Many inventors have seen advertisements for a quick-and-easy way to patent and bring their invention to the market.
These invention firms advertise as a cheap way to get your ideas from the drawing board to store shelves in an instant. Unfortunately, their offer is typically too good to be true. Here are a few warning signs to watch for when considering an invention promotion company:
The number of accepted patent proposals
Good ideas are rare. Patentable ideas that may make money are even rarer. A company that brags about their high patent acceptance rate warrants skepticism.
A company will sometimes accept any idea and charge for marketing and production. A higher acceptance rate is usually a cause for concern.
A “money-back” guarantee
One way these companies get inventors to part with their money is to offer “money-back” guarantees. They may tell you they will have a certain number of your product sent to store shelves by the end of the year. Or they'll claim your product will make so much money or else you get a refund.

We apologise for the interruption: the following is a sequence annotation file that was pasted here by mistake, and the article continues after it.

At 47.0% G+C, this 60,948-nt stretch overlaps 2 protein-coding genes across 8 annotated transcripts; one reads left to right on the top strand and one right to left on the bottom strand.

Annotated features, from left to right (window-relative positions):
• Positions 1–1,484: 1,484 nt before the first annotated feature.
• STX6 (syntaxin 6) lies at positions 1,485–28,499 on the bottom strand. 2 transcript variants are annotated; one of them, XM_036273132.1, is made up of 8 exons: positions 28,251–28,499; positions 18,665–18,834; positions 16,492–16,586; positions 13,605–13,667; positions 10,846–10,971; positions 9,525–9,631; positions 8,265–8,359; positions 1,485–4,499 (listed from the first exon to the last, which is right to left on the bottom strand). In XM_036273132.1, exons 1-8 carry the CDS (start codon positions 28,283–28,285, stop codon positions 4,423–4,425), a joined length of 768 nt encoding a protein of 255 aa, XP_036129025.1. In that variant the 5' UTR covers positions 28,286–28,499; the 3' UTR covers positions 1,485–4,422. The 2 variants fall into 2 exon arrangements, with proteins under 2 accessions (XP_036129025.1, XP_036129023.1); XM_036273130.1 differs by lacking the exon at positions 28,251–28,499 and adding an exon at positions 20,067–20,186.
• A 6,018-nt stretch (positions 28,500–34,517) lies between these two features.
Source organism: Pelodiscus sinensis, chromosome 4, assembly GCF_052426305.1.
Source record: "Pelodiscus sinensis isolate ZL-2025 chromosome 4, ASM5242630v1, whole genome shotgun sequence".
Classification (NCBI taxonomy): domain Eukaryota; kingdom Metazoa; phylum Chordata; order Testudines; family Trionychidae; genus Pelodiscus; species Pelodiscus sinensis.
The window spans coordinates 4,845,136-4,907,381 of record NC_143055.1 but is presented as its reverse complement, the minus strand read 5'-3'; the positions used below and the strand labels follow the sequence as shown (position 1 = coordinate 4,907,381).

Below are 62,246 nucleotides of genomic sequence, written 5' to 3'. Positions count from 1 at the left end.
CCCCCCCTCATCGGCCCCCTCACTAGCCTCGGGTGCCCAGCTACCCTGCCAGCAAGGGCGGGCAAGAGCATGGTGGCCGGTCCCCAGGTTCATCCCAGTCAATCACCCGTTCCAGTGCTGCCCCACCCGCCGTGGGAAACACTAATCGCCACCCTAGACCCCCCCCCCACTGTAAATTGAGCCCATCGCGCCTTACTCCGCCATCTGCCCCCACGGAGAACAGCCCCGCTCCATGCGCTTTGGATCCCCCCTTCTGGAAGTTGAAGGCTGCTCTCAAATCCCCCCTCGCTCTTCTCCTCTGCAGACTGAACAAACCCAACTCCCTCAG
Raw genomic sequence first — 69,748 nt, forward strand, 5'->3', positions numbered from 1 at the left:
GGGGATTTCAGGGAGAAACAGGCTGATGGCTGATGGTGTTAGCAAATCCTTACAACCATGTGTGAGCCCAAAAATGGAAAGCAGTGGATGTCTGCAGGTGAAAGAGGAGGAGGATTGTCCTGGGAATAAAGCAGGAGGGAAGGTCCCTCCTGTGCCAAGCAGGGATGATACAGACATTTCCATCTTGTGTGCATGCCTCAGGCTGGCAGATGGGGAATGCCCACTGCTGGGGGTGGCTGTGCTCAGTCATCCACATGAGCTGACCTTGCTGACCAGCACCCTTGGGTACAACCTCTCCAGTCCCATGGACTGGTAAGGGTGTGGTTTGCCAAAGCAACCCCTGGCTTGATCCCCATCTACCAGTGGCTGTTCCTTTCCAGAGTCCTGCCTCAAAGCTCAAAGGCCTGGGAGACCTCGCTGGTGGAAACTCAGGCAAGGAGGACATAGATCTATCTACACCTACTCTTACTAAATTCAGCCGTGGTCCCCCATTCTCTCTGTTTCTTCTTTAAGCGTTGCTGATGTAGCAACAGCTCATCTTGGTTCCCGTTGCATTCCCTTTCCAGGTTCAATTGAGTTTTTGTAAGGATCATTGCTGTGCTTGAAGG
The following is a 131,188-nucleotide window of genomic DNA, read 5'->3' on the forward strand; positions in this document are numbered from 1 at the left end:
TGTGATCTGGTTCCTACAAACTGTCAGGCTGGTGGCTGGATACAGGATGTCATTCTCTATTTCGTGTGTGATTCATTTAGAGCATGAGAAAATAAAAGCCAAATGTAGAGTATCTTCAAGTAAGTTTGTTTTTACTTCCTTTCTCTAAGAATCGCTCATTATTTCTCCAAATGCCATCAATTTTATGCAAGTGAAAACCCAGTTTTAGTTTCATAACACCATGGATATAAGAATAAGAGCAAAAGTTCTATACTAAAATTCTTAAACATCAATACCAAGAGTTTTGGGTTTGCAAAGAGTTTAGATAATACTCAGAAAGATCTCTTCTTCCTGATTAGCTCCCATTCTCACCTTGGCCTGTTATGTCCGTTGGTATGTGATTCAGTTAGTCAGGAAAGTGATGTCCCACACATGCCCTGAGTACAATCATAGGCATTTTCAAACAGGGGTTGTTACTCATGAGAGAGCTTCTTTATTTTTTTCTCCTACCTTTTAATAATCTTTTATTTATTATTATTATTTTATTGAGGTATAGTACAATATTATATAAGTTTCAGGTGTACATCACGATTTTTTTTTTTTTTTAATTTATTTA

The fact is nobody can predict how a product will do in the wild. These promises are often laden with fine print that makes a refund difficult to collect.
Sometimes a company will offer you an “introductory” rate of production or a volume-based production cost, but only if you act quickly. A company can claim to have a special relationship with a manufacturer or access to new technology.
Sadly, these deals are often too good to be true. Many times, these companies are willing to eat a higher cost of production to keep you paying for marketing and handling of your product. Be wary of time-based or incentive-based manufacturing promotions from these companies.
Inventors need to understand the dangers of trusting these do-it-all companies with a valuable product. Mismanagement can result in lost sales or even lost patents.
When considering whether an offer is legitimate, a skilled copyright attorney can be a valuable resource.